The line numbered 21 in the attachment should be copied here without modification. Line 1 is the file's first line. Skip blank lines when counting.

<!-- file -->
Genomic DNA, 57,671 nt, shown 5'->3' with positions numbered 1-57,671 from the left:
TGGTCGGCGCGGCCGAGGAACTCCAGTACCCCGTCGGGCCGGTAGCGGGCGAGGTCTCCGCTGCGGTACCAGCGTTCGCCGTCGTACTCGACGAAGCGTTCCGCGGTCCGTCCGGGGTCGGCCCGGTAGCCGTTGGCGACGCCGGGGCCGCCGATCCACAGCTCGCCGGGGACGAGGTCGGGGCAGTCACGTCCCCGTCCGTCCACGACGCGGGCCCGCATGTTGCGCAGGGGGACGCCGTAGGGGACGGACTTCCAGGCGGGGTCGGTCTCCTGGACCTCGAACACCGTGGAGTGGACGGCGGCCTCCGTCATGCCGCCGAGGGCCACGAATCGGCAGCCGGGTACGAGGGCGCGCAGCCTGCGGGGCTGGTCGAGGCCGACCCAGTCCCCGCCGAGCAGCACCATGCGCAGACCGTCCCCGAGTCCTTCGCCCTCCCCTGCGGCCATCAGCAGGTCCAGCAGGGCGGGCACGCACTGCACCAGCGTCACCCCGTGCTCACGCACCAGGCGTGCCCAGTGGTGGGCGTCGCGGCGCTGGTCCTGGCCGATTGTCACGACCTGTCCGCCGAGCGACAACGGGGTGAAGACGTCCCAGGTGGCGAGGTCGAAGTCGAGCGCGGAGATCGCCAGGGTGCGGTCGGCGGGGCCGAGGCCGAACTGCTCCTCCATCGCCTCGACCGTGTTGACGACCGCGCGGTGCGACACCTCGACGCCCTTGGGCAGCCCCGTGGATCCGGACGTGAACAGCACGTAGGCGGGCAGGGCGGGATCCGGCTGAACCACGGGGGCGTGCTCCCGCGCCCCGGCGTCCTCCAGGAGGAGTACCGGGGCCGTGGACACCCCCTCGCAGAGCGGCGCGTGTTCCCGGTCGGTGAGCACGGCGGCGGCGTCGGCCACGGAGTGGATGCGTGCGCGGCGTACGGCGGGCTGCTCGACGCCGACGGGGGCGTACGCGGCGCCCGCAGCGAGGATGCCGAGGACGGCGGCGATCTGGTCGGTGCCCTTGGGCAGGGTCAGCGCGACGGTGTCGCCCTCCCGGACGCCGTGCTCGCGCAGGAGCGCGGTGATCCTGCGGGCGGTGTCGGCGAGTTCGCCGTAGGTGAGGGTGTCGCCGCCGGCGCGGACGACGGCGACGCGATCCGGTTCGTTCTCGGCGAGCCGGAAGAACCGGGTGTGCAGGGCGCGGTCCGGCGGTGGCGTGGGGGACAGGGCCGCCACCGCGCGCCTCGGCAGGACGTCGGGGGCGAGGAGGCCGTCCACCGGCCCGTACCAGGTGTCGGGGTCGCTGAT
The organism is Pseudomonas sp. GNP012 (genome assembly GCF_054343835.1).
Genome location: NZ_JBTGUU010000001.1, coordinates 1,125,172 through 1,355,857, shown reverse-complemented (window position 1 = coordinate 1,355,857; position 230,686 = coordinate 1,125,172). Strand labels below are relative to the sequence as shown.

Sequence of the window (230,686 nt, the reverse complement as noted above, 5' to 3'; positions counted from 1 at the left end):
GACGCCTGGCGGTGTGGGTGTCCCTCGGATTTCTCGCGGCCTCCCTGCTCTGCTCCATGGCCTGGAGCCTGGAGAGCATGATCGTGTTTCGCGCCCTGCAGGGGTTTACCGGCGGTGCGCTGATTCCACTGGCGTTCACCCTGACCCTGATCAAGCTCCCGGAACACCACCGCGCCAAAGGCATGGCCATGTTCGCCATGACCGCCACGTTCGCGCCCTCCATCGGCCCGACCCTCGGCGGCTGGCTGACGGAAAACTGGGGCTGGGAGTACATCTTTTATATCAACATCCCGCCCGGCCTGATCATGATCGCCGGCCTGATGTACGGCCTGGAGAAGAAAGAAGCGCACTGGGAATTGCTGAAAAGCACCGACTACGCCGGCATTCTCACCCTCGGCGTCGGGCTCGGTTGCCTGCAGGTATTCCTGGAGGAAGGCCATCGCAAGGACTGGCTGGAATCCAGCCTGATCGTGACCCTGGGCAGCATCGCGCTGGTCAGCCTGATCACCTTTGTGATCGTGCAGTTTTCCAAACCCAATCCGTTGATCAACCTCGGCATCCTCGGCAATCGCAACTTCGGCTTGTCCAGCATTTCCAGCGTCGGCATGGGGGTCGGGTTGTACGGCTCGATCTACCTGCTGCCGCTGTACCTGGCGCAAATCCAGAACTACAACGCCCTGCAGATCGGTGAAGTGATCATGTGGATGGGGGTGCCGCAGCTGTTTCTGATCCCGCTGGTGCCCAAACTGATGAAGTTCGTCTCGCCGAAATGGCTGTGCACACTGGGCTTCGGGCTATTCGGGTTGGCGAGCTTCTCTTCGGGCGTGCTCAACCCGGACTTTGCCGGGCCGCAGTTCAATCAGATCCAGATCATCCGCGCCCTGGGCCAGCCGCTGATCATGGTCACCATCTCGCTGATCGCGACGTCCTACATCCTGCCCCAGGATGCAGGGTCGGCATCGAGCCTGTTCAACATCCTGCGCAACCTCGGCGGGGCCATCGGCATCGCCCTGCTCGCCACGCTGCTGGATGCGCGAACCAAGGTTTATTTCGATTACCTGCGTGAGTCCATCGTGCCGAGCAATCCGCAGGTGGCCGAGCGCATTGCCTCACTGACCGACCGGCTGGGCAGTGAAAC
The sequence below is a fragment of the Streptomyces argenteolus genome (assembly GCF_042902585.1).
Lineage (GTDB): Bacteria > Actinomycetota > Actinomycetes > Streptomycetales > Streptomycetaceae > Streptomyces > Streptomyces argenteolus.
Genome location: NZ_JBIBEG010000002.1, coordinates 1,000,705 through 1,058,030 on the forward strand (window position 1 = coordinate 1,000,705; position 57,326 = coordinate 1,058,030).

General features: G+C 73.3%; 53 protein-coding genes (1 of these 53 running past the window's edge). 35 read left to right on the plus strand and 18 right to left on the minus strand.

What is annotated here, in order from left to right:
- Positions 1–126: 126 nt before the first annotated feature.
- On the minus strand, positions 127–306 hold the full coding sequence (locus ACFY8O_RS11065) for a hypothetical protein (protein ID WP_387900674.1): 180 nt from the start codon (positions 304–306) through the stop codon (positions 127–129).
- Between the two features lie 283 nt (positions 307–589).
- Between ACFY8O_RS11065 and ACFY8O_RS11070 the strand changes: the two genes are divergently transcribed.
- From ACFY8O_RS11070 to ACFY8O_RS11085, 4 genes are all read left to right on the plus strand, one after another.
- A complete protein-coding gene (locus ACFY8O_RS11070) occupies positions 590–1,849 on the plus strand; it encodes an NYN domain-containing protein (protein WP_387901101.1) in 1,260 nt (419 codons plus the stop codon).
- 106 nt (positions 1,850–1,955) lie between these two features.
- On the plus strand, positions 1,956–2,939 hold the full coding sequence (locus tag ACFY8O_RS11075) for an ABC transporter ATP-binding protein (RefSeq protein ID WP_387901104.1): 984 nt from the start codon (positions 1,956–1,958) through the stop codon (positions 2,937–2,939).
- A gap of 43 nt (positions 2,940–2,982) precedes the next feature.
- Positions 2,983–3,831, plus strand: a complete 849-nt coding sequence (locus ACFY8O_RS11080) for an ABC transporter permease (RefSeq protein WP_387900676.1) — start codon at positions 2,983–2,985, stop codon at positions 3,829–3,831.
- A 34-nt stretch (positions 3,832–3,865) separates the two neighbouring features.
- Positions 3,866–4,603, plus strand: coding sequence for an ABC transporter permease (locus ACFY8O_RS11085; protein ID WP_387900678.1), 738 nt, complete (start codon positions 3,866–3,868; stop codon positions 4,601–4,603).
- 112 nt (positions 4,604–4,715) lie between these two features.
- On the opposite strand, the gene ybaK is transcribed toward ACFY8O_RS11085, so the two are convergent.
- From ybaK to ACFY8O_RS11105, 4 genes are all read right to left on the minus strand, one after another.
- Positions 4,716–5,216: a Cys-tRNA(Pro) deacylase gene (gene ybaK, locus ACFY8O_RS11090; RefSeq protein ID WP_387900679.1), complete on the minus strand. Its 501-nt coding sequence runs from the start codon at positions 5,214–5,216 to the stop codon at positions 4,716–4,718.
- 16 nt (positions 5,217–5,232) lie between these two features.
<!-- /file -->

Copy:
- Positions 2,983–3,831, plus strand: a complete 849-nt coding sequence (locus ACFY8O_RS11080) for an ABC transporter permease (RefSeq protein WP_387900676.1) — start codon at positions 2,983–2,985, stop codon at positions 3,829–3,831.